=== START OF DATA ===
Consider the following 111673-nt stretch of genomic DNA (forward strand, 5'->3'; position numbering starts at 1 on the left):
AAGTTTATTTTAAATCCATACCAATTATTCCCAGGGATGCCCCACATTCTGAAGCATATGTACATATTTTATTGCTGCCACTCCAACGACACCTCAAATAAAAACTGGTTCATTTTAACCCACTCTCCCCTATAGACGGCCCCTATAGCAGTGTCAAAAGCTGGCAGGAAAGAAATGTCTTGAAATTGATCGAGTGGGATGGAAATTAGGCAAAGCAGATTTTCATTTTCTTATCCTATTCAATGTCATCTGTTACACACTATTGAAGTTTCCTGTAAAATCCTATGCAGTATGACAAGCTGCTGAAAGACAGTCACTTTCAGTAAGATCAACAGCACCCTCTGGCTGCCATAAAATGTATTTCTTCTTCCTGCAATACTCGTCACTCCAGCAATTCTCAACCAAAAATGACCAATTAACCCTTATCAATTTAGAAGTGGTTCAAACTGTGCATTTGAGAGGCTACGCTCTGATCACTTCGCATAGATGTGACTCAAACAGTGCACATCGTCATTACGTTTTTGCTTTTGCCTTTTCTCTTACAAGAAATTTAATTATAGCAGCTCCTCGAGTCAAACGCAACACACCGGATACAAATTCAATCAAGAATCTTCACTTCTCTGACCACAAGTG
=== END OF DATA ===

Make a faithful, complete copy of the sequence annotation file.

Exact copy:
Consider the following 111673-nt stretch of genomic DNA (forward strand, 5'->3'; position numbering starts at 1 on the left):
AAGTTTATTTTAAATCCATACCAATTATTCCCAGGGATGCCCCACATTCTGAAGCATATGTACATATTTTATTGCTGCCACTCCAACGACACCTCAAATAAAAACTGGTTCATTTTAACCCACTCTCCCCTATAGACGGCCCCTATAGCAGTGTCAAAAGCTGGCAGGAAAGAAATGTCTTGAAATTGATCGAGTGGGATGGAAATTAGGCAAAGCAGATTTTCATTTTCTTATCCTATTCAATGTCATCTGTTACACACTATTGAAGTTTCCTGTAAAATCCTATGCAGTATGACAAGCTGCTGAAAGACAGTCACTTTCAGTAAGATCAACAGCACCCTCTGGCTGCCATAAAATGTATTTCTTCTTCCTGCAATACTCGTCACTCCAGCAATTCTCAACCAAAAATGACCAATTAACCCTTATCAATTTAGAAGTGGTTCAAACTGTGCATTTGAGAGGCTACGCTCTGATCACTTCGCATAGATGTGACTCAAACAGTGCACATCGTCATTACGTTTTTGCTTTTGCCTTTTCTCTTACAAGAAATTTAATTATAGCAGCTCCTCGAGTCAAACGCAACACACCGGATACAAATTCAATCAAGAATCTTCACTTCTCTGACCACAAGTG